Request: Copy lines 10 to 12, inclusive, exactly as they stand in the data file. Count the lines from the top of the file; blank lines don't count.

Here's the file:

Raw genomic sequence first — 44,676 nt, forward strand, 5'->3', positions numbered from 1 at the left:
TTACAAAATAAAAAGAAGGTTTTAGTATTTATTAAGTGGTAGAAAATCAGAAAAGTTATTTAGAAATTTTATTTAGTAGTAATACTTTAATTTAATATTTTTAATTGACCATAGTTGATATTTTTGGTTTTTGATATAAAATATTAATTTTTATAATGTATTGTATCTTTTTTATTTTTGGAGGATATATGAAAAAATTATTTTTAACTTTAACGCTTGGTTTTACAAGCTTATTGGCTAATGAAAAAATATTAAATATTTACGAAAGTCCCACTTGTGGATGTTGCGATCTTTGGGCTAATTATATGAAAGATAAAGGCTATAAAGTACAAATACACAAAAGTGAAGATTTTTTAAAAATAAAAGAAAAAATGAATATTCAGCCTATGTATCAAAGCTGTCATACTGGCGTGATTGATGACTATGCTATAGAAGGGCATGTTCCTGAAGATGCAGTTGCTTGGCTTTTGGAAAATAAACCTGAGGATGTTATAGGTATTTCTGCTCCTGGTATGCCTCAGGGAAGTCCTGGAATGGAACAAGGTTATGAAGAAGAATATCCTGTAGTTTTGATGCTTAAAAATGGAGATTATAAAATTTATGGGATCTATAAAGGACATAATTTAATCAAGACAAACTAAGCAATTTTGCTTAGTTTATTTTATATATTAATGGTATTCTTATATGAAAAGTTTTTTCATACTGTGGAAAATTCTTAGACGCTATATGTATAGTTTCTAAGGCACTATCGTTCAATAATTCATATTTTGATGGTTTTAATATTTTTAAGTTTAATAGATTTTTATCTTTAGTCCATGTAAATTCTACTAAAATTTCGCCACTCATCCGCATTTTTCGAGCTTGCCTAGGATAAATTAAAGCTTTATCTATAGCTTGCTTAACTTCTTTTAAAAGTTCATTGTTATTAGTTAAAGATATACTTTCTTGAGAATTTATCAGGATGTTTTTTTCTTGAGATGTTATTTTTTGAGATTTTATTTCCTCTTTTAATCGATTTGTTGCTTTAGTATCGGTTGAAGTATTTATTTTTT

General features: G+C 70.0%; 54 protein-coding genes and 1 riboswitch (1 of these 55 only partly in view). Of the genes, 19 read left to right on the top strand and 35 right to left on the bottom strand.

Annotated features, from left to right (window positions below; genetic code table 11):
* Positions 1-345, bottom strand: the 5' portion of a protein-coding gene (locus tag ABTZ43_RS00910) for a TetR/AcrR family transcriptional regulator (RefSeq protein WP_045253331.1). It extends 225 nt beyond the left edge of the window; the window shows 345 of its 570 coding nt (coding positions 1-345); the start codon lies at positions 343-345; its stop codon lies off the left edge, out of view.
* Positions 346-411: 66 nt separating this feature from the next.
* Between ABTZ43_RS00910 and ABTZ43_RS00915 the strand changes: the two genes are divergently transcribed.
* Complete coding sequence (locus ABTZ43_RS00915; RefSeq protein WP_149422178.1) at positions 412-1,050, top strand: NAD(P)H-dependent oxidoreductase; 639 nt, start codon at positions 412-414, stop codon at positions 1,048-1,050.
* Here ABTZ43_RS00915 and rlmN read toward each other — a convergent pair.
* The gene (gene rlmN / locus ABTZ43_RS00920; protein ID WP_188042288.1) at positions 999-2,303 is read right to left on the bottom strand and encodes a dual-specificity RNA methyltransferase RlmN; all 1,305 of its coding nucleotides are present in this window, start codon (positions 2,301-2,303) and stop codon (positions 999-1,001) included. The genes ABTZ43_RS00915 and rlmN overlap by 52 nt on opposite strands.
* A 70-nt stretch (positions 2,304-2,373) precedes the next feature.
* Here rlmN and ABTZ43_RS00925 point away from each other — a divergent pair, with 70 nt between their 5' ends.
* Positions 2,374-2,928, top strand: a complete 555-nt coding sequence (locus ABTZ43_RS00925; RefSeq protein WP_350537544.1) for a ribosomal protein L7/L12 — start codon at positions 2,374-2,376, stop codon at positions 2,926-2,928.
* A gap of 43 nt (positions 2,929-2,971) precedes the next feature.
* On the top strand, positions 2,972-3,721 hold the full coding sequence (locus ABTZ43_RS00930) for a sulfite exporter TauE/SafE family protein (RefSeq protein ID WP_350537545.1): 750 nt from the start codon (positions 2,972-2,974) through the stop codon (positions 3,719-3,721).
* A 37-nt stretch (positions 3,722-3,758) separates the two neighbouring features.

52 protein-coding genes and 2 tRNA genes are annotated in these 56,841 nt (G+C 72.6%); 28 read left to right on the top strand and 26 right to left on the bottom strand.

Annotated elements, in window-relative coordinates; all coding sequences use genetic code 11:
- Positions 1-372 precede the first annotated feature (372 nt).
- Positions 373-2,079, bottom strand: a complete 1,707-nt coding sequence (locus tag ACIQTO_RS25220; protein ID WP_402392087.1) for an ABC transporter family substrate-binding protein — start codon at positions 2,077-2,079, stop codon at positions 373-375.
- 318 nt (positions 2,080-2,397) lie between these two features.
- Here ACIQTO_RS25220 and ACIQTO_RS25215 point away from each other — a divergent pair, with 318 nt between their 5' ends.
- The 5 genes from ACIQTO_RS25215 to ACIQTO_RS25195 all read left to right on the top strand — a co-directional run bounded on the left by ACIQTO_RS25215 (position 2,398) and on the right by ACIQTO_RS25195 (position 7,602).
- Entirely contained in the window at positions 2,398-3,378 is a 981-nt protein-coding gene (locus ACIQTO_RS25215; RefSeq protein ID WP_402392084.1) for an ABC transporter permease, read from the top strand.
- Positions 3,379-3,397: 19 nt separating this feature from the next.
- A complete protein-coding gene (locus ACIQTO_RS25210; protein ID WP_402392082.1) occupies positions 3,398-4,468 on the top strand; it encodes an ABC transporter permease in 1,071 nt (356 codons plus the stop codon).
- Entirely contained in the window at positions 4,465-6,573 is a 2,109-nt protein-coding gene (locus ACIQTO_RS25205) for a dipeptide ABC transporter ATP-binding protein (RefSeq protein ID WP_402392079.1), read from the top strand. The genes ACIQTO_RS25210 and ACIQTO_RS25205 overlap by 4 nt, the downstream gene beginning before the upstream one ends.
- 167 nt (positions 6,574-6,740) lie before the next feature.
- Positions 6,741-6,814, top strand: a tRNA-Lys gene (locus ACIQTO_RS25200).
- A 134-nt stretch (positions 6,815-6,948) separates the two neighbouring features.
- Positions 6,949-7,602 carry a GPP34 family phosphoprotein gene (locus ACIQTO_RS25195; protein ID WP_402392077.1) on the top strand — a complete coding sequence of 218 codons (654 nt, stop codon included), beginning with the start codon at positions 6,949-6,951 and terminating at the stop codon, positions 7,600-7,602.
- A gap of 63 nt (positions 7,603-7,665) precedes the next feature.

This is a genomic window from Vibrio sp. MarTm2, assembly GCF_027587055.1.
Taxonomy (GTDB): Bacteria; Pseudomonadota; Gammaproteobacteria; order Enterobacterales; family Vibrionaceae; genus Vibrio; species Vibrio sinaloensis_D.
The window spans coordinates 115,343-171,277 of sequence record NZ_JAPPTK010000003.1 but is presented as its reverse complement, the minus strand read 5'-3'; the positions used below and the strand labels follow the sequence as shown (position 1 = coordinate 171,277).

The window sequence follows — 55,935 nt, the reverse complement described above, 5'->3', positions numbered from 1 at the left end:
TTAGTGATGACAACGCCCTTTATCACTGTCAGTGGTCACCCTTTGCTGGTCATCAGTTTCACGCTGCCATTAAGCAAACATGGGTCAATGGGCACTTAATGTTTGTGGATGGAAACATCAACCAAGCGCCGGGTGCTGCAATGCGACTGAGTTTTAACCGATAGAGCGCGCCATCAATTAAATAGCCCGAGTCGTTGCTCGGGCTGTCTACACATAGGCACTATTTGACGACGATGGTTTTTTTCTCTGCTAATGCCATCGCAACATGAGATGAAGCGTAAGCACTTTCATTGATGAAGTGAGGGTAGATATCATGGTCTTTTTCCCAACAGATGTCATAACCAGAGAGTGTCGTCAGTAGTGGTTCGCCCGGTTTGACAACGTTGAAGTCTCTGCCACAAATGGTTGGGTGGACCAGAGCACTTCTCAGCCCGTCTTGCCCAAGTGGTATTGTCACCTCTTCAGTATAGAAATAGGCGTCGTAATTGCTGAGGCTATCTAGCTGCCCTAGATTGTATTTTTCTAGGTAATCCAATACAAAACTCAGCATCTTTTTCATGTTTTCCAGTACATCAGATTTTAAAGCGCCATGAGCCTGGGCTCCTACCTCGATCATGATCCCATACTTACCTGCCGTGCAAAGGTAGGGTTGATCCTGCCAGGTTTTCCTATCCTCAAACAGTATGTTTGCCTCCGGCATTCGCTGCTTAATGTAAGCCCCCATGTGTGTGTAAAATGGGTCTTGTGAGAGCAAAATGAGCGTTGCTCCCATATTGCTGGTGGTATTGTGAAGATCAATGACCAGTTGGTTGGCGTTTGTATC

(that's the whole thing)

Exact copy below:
* The gene (gene rlmN / locus ABTZ43_RS00920; protein ID WP_188042288.1) at positions 999-2,303 is read right to left on the bottom strand and encodes a dual-specificity RNA methyltransferase RlmN; all 1,305 of its coding nucleotides are present in this window, start codon (positions 2,301-2,303) and stop codon (positions 999-1,001) included. The genes ABTZ43_RS00915 and rlmN overlap by 52 nt on opposite strands.
* A 70-nt stretch (positions 2,304-2,373) precedes the next feature.
* Here rlmN and ABTZ43_RS00925 point away from each other — a divergent pair, with 70 nt between their 5' ends.